Thursday, July 18, 2019
IB Chemistry Lab Design Ã¢â¬ compare the effect of temperature on the concentrations of Vitamin C and Vitamin A in solution Essay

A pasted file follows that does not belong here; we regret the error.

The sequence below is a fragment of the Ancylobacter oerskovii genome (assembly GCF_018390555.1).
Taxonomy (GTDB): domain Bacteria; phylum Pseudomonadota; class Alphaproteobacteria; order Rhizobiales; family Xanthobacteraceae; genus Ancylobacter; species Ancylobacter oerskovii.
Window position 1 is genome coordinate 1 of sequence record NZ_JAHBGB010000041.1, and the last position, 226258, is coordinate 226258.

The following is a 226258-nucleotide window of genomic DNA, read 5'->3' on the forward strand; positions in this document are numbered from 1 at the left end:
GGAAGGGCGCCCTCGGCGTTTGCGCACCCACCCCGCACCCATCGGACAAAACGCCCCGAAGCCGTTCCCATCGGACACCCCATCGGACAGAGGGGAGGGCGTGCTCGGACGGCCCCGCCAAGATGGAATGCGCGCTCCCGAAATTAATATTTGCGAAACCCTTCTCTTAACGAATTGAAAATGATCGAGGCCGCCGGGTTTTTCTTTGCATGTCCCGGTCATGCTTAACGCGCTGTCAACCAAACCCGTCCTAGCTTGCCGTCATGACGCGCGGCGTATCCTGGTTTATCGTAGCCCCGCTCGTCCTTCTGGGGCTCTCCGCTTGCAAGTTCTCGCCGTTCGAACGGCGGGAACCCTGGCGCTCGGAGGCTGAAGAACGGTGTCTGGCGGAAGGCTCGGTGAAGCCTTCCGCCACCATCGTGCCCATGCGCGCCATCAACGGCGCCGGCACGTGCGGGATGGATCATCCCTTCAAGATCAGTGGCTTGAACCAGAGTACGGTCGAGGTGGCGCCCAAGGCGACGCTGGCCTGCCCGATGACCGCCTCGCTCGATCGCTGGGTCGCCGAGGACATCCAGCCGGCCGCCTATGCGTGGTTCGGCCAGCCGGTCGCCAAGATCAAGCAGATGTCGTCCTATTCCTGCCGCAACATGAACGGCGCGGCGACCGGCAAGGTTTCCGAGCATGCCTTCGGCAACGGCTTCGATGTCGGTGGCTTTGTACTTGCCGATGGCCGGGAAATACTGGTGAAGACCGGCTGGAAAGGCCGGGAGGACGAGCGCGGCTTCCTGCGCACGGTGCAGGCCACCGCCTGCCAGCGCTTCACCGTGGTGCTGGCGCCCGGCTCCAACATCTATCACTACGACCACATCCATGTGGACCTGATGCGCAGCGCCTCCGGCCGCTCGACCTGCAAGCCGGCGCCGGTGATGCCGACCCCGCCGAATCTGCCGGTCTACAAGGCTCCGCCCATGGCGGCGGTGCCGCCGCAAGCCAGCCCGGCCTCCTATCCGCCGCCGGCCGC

Research Question: To compare the effect of temperature on the concentrations of Vitamin C and Vitamin A in solution. Background Information: Many researchers claim that the vitamin content in the food we eat decreases as we cook the food, since it is being exposed to high temperatures. This really intrigued me since cooking is one of my hobbies, and I always try and check the nutritional value of meals that I cook. With this in mind, it was quintessential for me to see for myself if these claims hold true. To narrow the scope of the investigation, I chose Vitamins A and C to do this study upon. The claims state that the enzyme in whose form Vitamin C is found, gets denatured (or oxidised) at temperatures over 70Ã °C as well as at low temperatures, in the freezer. Also, studies claim that Vitamin A (in the form of retinol) gets oxidised at high temperatures, during cooking. Once these vitamins get oxidised, they are lost to us. This investigation will compare the effects of high temperature on Vitamin A and Vitamin C solutions. http://chemmovies.unl.edu/chemistry/smallscale/SSGifs/SS054Ascorbic.gif The ascorbic acid enzyme gets denatured at high temperatures because the tertiary structure of the protein, which the enzyme is made up of, unravels, causing the active site of the enzyme to change in shape. This leads to the substrate being unable to fit into the active site, and we say that the enzyme is denatured. This denaturing can take place at extremes of pH too.The Vitamin A (retinol) gets oxidised because, at high temperatures, it reacts with oxygen in the air to form a carboxylic acid (retinoic acid). In the laboratory, ascorbic acid found in fruits and vegetables can be simulated by adding ascorbic acid crystals to water, to form a mildly acidic solution. This solution can also be used as the standard solution during titration to find concentration of ascorbic acid. To simulate Vitamin A, we can simply add retinol to water to form a standard solution. Hypothesis: At higher temperatures, both the concentration of Vitamin C and Vitamin A can be expected to decrease. However, I expect the decrease to be greater in the case of the Vitamin C solution since (having protein-like properties) it is more sensitive to extremes of temperature. Also, the alcohol retinol has a high boiling point, so I believe that it will be more resistant to oxidation too. Variables: Independent Variable Why and How it is Changed Temperature to which the Vitamin C/A solution is heated The factor whose effect is being studied on the concentration of Vitamin C/A in a solution is the temperature the solution is heated to. Therefore, the temperature is the independent variable. In order to change the temperature, equal quantities of the same Vitamin C/A solution are heated to different temperatures. The different temperatures taken are Ã¢â¬â 30Ã °C, 50Ã °C, 70Ã °C and 90Ã °C. As a control, one solution is placed at room temperature. A thermometer is used to measure the temperature of the solution. Investigation at each temperature will be repeated 3 times, to ensure reliability. Dependent Variable Why and How it is Recorded Concentration of Vitamin C/A in solution (in mol dm-3), after exposure to temperature The effect of temperature on the concentration of Vitamin C/A in a solution is being studied, thus the concentration is the dependent variable. As the temperature moves further away from room temperature (above or below) the concentration of Vitamin C/A in the solution should decrease due to denaturing or oxidation. The concentration of Vitamin C is calculated by doing an iodine titration. A starch solution is added to a standard Vitamin C solution which is the titrant. Into this, a solution of potassium iodide and potassium iodate is titrated till a blue colour is obtained (end point). This is repeated thrice. The average volume of iodine solution used is calculated, and divided by the concentration of Vitamin C. Then, the solutions of unknown concentrations are titrated and unitary method is used to calculate their concentrations. The concentration of Vitamin A is calculated using a redox titration. This is done by making a solution of acid dichromate, potassium iodide and starch. This is titrated against a solution of sodium thiosulfate of known concentration. The volume of thiosulfate used is noted. Then, the Vitamin A solutions are added to a similar solution of dichromate, KI and starch, and titration is carried out with thiosulfate. For every 1 less mole of thiosulfate used there is 0.25 mole of alcohol in the sample (according to the chemical equations) which was tested. Controlled Variable Why and How it is Maintained pH of Vitamin solution Extremes of pH can also lead to the denaturing of enzymes, so if pH changes it will interfere with the results, potentially giving inaccurate results. Thus, the pH needs to be kept a constant. This can be done by adding a few drops of acidic buffer to the initial solution. Presence of Antioxidants Antioxidants including salts such as sodium chloride tend to Ã¢â¬ËprotectÃ¢â¬â¢ ascorbic acid from being oxidised, and thus their presence may lead to inaccurate results. Thus, they need to be eliminated. This can be done by using distilled water (without any salts) while preparing the solution of ascorbic acid. Head Space Present in System The ascorbic acid gets denatured because of oxidation by air. Thus, if the volume of air present in the system changes, the results will also change invariably. To prevent this, the amount of head space present in the system must be kept constant. This can be done by placing a lid on top of the beaker in which the acid solution is heated. Initial Concentration of Ascorbic Acid solution If the initial concentration of ascorbic acid in the solution is different, then the final concentration will also be affected. This can be avoided by adding the same mass of ascorbic acid to the same volume of water while preparing all the sample solutions. Volume of Ascorbic Acid solution The volume of acid solution used for each temperature and each trial should be the same since otherwise it will affect the volume of iodine solution used. Therefore, the volume has to be measured accurately using a pipette for each temperature and trial (each titration). Concentration of starch, potassium iodide and potassium iodate solutions The concentration of any of these solutions will affect the volume of solution titrated during each trial. Thus, it needs to be kept a constant. This can be done by ensuring that equal masses of these reagents are added to equal volumes of water, for all the trials. Final temperature of solution The final temperature of the solution may affect the concentration of the acid in the solution, as rapid heating and cooling can encourage oxidation. Thus, to avoid errors, the solutions will be allowed to rest till they reach room temperature, and only then will they be titrated to calculate concentration. Chemicals 1. L-ascorbic acid Ã¢â¬â 3.52 g to make 1 dm3 of 0.002 M solution of acid 1. Glucose Ã¢â¬â 50 g to add to acid solution, to simulate fruit juice 1. Potassium Iodide Ã¢â¬â 10.0 g to make 1 dm3 iodine solution 1. Potassium Iodate Ã¢â¬â 0.536 g to make 1 dm3 iodine solution 1. Starch (soluble) Ã¢â¬â 0.25 g to make 50 ml of 0.5% starch solution 1. 3.00 M Sulphuric Acid Ã¢â¬â 60 ml to add to iodine solution 1. Distilled Water Ã¢â¬â To make all the solutions and washing Other Materials 1. Weighing Scale 1. Bunsen Burner 1. Tripod Stand 1. Wire Gauze 1. Mortar and Pestle 1. Pipette Filler 1. Lid (for beaker) Ã¢â¬â 4 1. Thermometer Procedure: Preparing Ascorbic Acid Solution of concentration 0.002 M 1. Measure 3.52 g of L-ascorbic acid using the weighing scale and the weighing boat (which has to be completely dry). 1. Place the weighed crystals in the mortar and use the pestle to crush the crystals into a fine powder, to aid with dissolving it in water. 1. Place the powdered acid into a 500 ml beaker and add a little distilled water to dissolve the acid. Use the glass rod to stir. 1. Once it seems that the acid has fully dissolved, add some more water to the solution, to ensure that all the acid has actually dissolved. Then, transfer the solution into the 1000 ml standard flask using a washed funnel and the glass rod. 1. Wash the beaker with water and pour into standard flask, to remove any remaining solution. Repeat this process 3 times. 1. Wash the funnel and the glass rod, letting the water run into the standard flask. 1. Make up the solution to the 1000 ml mark. Place the stopper and mix the solution thoroughly. Transfer approximately 500 ml of this solution to the 500 ml beaker, for ease of use. Preparing the 0.5 % starch solution 1. Measure 0.25 g of starch using the weighing scale and weighing boat. 1. Bring 50 ml of distilled water nearly to a boil, and then add the measured quantity of starch powder to it. Allow to cool. Preparing the Iodine Solution 1. Measure 10.0 g of potassium iodide and 0.536 g of potassium iodate using the weighing scale and weighing boat. Transfer this to a 500 ml beaker. 1. Dissolve the solids in approximately 400 ml of distilled water. Stir using the glass rod, to aid in dissolving. Add the 60 ml of 3.00 M sulphuric acid to the solution at this point. 1. Once it seems that the solids have fully dissolved, add some more water to the solution, to ensure that all of it has actually dissolved. Then, transfer the solution into a 1000 ml standard flask, using a washed funnel and the glass rod. 1. Wash the beaker with water and pour into standard flask, to remove any remaining solution. Repeat this process 3 times. 1. Wash the funnel and the glass rod, letting the water run into the standard flask. 1. Make up the solution to the 1000 ml mark. Place the stopper and mix the solution thoroughly. Transfer approximately 500 ml of this solution to a 500 ml beaker, for ease of use. Titration Set-up and Final Steps 1. Transfer 65 ml of Vitamin C solution each into 5, 250 ml beakers. 1. Keep one of the containers in a trough containing melting ice (0Ã °C). Keep one at room temperature (as a control + standard solution). Heat the other three to 30Ã °C, 60Ã °C and 90Ã °C respectively. Ensure that all the beakers are covered with a lid during heating or cooling. 1. Wash the pipette, first using tap water and then distilled water. Rinse the pipette thoroughly with the Vitamin C solution at room temperature. 1. Use a pipette to transfer 20 ml of the Vitamin C solution, at room temperature, into a conical flask. This is the standard solution (and the control) since its concentration is known (0.002 M). 1. Add 10 drops of the starch solution to the conical flask. Swirl the contents to mix properly. 1. Wash the burette with tap water followed by distilled water. Then, rinse the burette with the iodine solution. 1. Fill the burette with iodine solution till the 0.0 ml mark. 1. Titrate the iodine solution into the conical flask, swirling the conical flask at all times. The end point is reached when a blue colour is obtained that persists even after 20 seconds of swirling. Note down the volume of iodine solution used. 1. Re-fill the burette to the 0.0 ml mark. Repeat the titration process 2 more times. Note down these two values for volume of iodine solution used as well. Calculate the average volume used. 1. Check that all the solutions that were heated (or cooled) have reached room temperature, with the help of a thermometer. 1. If they have reached room temperature, repeat the entire titration process (steps 18 Ã¢â¬â 24) with the other 4 solution (0Ã °C, 30Ã °C, 60Ã °C and 90Ã °C). Ensure that the burette is re-filled to the 0.0 ml mark after each and every titration, and that the pipette is first washed, and then rinsed with the solution that is going to be placed in the conical flask. 1. Use unitary method, to calculate the concentration of Vitamin C in each solution, after heating or cooling, using the concentration of the solution at room temperature (0.002 M) as the known value.